Elder Law Estate Plan: What is an elder law estate plan and what are its components?

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Most elder law estate plans are composed of either an Irrevocable Medicaid Asset Protection Trust (MAPT) or a Revocable Living Trust (RLT). The MAPT is utilized where protection of assets is required because the senior does not have long term care insurance. Assets need to be protected in the event the senior needs to go into a nursing home and will require Medicaid eligibility to pay for the nursing home expenses. A Revocable Living Trust will protect inheritances from creditors, and in some instances, have a similar impact to a prenuptial agreement or postnuptial agreement.

Pour Over Will

In the event you have a trust written for you, it will be necessary to draft a pour over will to go with this trust. A pour over will pours assets left out of the trust back into the trust at the time of your death. If assets not placed in the trust are kept as joint assets with another individual or have a designated beneficiary, it will eliminate the need for the probate of the pour over will. The pour over will is an emergency device that hopefully will not need to be used.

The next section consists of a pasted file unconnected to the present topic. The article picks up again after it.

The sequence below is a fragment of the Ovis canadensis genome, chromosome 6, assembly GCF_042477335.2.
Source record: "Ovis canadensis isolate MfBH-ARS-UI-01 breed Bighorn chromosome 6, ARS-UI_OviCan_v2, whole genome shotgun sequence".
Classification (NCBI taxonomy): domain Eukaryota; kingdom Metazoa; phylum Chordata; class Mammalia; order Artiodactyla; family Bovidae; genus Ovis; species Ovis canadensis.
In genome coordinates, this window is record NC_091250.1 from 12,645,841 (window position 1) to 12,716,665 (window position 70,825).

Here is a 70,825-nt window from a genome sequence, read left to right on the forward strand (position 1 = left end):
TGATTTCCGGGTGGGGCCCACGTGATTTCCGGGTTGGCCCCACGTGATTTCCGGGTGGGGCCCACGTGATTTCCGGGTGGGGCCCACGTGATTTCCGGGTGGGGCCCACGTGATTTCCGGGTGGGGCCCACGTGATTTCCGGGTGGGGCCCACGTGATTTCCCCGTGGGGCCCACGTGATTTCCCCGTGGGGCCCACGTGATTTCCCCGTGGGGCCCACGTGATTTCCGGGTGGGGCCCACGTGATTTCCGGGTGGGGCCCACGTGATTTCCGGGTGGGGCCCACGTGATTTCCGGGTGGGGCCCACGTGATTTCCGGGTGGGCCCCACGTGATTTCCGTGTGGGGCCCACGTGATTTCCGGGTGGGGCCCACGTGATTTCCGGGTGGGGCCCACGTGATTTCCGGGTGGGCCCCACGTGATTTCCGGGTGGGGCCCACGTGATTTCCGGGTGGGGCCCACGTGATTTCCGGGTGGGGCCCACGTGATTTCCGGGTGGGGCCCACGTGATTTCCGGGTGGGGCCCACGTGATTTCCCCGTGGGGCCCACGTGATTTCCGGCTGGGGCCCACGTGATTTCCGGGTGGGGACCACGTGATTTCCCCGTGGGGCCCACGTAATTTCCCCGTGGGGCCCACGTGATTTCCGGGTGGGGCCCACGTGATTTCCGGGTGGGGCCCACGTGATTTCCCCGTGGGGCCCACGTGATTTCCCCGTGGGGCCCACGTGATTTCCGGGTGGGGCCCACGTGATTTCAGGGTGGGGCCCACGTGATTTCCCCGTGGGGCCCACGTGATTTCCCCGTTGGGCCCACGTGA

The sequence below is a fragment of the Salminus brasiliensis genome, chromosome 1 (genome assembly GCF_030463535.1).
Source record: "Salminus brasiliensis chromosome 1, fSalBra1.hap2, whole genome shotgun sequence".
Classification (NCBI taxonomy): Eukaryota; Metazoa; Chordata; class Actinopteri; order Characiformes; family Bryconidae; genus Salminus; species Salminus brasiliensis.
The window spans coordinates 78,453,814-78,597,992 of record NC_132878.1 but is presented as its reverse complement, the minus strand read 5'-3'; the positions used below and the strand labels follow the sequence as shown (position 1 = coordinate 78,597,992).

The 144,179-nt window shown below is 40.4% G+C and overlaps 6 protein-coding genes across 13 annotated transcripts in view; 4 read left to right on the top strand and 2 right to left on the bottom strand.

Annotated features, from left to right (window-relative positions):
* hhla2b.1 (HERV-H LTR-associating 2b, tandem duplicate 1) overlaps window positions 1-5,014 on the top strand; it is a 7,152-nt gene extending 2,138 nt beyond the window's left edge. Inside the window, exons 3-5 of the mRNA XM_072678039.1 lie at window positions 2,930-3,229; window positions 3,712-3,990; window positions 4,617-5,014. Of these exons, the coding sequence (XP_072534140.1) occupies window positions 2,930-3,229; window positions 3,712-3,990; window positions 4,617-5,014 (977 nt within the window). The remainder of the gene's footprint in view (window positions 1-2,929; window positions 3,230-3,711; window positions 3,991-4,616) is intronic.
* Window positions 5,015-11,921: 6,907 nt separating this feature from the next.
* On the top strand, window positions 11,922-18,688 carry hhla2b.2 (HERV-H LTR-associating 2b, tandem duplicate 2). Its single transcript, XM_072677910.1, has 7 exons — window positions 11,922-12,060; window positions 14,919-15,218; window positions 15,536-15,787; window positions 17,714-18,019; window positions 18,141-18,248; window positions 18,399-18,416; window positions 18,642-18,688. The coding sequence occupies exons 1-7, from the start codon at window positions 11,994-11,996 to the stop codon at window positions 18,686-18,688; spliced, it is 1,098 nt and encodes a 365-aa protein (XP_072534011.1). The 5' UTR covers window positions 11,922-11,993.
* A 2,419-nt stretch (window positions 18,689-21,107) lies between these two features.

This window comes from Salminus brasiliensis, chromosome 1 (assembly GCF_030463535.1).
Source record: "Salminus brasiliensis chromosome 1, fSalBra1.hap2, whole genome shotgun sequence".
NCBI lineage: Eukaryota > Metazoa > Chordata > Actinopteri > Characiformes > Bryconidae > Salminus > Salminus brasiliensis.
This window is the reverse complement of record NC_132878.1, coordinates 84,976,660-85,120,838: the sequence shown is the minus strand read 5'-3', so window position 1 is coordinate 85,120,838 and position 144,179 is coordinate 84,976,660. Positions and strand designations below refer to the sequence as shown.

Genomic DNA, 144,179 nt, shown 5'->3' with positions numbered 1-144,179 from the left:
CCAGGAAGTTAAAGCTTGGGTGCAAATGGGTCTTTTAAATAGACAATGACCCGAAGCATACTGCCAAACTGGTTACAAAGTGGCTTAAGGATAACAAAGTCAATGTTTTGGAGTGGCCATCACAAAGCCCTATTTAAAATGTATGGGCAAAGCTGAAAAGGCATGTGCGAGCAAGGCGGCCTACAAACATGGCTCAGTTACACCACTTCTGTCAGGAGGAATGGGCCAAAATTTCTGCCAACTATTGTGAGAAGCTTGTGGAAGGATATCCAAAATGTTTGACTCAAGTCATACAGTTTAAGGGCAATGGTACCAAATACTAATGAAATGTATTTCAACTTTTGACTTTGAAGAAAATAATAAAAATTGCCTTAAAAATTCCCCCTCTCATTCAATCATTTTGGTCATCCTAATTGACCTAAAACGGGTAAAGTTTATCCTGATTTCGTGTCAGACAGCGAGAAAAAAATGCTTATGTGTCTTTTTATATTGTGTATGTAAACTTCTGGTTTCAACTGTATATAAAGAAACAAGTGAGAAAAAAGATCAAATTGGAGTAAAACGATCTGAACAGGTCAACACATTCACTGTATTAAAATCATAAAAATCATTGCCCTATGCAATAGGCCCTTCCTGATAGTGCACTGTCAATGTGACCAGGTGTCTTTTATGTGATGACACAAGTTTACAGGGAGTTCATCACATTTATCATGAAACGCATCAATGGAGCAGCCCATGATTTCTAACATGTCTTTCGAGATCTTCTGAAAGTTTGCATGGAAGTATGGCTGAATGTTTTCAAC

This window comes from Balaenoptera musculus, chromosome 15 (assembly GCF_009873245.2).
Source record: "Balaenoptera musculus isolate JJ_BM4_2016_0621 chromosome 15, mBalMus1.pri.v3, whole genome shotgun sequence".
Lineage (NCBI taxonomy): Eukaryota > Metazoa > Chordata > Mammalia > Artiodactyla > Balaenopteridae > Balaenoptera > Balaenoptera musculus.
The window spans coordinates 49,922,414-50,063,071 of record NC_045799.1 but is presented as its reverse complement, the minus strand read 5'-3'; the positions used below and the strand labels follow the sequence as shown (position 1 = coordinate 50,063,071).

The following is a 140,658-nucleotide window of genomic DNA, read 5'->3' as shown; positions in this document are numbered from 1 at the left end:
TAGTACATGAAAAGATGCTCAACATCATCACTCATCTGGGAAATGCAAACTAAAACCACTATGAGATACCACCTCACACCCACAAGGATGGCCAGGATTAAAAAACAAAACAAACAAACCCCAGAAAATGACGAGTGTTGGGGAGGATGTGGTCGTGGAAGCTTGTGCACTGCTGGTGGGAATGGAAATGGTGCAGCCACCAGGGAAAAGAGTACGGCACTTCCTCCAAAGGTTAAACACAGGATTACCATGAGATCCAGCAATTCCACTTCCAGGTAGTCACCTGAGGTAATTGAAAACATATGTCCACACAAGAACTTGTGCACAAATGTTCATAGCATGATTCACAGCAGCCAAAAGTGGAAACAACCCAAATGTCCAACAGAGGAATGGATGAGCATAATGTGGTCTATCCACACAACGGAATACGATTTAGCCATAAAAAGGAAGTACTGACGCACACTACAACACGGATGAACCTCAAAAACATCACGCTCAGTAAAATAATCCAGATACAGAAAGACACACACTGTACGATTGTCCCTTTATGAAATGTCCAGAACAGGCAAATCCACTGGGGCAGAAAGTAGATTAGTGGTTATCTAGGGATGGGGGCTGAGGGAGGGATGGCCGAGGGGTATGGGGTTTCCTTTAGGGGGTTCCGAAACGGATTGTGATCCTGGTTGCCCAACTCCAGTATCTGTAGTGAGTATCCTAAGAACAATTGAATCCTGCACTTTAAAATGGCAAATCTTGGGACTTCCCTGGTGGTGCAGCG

Advanced Directives

There are several advanced directives. The first is a Power of Attorney. An estate planning power of attorney is designed to name an individual to help you with your financial affairs should you be unable to take care of these affairs on your own. Elder law attorneys draft very user friendly powers of attorney which include powers to change beneficiaries of IRA’s and other insurance contracts, allow the preparation of a trust agreement if one doesn’t exist and to make gifts pursuant to an estate plan.

Health Care Proxy/Living Will

Health Care Proxy is an individual named to make medical decisions in the event you are unable to make those decisions on your own. The living will provides a road map to family members and loved ones concerning the termination of life support under circumstances where three doctors have certified there is irreversible brain damage and that you will never gain consciousness.

Funeral And Burial Instructions

This involves preparing a hand written note laying out your final instructions to your next of kin concerning your funeral and internment. Distribution of jewelry and personal items in the household such as furniture, photographs and memorabilia is best handled in a personal note to the executor and next of kin. These items are not usually dealt with in a will or trust.costs of dying on Long Island

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